The irregular dependence of the chemical compound and microbe concentrations in the biogenic aerosol particles on the particle size (Fig. 1) hinders the development of general statistical models that include all of the samples studied. Different models were evaluated for different particle sizes to minimize these problems. In addition, the limited number of samples used for the development of the different models (< 20) could affect the reliability of the results, including their predictive capacity. However, the resulting MLR models might still be useful for the identification of potential microbial biomarkers in the samples.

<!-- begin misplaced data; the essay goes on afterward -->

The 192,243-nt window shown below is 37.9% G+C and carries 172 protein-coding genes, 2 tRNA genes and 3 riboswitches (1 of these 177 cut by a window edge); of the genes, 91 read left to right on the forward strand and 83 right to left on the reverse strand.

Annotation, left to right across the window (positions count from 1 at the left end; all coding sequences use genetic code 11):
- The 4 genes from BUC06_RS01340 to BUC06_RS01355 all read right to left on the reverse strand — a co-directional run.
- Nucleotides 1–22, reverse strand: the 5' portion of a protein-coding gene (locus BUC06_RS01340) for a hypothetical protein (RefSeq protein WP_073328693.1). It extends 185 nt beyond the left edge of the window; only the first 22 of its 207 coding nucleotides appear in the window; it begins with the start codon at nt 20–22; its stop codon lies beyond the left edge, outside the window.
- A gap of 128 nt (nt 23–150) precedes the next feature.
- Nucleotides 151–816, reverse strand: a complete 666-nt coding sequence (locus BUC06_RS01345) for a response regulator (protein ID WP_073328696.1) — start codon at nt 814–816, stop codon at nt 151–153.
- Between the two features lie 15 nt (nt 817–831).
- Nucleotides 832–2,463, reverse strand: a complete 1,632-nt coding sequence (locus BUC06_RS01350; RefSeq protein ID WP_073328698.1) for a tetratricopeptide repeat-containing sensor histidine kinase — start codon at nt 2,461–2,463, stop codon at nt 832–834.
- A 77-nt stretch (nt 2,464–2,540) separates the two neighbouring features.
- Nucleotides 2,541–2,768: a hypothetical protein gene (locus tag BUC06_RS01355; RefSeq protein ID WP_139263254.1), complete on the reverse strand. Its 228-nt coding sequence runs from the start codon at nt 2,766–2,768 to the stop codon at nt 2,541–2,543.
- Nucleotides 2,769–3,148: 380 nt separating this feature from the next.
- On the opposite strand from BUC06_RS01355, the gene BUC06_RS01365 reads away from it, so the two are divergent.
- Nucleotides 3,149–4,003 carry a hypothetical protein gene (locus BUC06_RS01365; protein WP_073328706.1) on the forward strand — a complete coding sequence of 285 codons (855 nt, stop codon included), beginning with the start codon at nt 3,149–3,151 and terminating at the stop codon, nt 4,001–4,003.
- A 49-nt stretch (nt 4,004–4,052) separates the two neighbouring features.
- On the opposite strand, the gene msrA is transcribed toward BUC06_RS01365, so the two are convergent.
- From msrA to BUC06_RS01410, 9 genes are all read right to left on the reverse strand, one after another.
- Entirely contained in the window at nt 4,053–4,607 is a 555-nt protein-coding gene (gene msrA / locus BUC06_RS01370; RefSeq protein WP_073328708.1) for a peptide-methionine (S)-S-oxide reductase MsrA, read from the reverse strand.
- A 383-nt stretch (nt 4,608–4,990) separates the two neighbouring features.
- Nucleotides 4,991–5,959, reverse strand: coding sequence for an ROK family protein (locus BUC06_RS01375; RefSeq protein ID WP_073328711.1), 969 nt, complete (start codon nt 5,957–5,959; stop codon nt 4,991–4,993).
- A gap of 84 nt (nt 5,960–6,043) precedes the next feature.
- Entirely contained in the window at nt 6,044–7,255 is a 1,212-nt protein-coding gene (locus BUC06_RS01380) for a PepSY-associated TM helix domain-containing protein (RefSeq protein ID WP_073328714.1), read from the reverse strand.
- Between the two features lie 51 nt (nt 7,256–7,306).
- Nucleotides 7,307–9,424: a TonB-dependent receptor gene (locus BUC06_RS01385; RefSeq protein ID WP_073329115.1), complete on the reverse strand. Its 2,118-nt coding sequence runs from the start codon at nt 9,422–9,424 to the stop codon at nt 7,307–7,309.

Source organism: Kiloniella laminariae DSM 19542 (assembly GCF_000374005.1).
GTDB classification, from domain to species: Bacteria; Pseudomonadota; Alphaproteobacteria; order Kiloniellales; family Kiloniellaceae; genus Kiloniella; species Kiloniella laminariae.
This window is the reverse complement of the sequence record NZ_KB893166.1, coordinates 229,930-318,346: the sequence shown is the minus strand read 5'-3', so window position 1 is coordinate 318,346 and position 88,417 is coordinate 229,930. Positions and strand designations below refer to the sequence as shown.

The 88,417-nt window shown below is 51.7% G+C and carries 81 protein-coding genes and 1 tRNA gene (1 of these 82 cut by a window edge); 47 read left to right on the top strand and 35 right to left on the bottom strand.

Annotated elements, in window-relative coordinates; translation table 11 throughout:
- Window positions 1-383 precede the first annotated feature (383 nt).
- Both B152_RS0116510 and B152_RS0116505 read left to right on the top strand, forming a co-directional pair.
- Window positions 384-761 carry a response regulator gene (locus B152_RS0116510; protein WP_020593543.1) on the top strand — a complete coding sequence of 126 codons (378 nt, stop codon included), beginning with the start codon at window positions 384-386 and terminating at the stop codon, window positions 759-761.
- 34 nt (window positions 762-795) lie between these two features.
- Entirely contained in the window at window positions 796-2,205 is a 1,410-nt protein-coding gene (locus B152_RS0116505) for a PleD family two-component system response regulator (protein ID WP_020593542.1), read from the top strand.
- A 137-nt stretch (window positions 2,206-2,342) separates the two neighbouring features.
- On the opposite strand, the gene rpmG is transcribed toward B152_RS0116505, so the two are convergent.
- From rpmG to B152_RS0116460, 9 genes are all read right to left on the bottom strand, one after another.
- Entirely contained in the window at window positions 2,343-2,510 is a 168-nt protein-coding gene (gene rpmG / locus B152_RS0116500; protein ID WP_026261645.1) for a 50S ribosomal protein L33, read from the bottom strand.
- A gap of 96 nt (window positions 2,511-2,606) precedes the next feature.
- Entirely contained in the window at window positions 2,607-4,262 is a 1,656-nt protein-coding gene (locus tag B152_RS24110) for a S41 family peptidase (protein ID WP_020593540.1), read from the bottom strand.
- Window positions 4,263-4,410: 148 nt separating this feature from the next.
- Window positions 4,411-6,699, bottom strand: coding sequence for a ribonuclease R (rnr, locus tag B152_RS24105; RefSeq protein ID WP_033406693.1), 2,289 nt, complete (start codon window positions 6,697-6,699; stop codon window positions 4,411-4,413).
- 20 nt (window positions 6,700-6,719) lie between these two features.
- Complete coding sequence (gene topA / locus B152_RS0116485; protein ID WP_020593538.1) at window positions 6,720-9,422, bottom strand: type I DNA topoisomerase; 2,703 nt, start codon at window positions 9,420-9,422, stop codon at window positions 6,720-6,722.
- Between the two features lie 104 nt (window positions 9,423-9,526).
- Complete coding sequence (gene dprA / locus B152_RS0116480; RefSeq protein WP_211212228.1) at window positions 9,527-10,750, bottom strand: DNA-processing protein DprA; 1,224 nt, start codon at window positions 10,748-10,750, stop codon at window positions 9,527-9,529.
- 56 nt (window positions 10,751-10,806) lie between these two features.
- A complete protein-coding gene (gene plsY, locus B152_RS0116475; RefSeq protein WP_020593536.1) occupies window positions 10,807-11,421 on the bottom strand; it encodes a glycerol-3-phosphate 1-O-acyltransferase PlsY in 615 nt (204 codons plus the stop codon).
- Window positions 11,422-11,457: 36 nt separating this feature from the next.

The results achieved for the Pearson correlations between chemical compounds and microbial groups (P-value < 0.05) can be seen in Fig. S4. In the case of MLR, a backward stepwise selection approach was used to remove statistically nonsignificant variables. This approach is especially relevant considering the potential limitations of MLR. As stated before, the concentrations of the different amino acids (19) and sugars (8) present in the biogenic aerosol particles were used as independent variables. When the number of independent variables was higher than the number of samples, the variables were split into two smaller batches, each containing 50 % of the variables. Preliminary MLR models were developed to identify statistically significant variables, which were subsequently selected for the development of definitive equations. Detailed information on the different MLR models developed can be found in Fig. 4 and Table S14.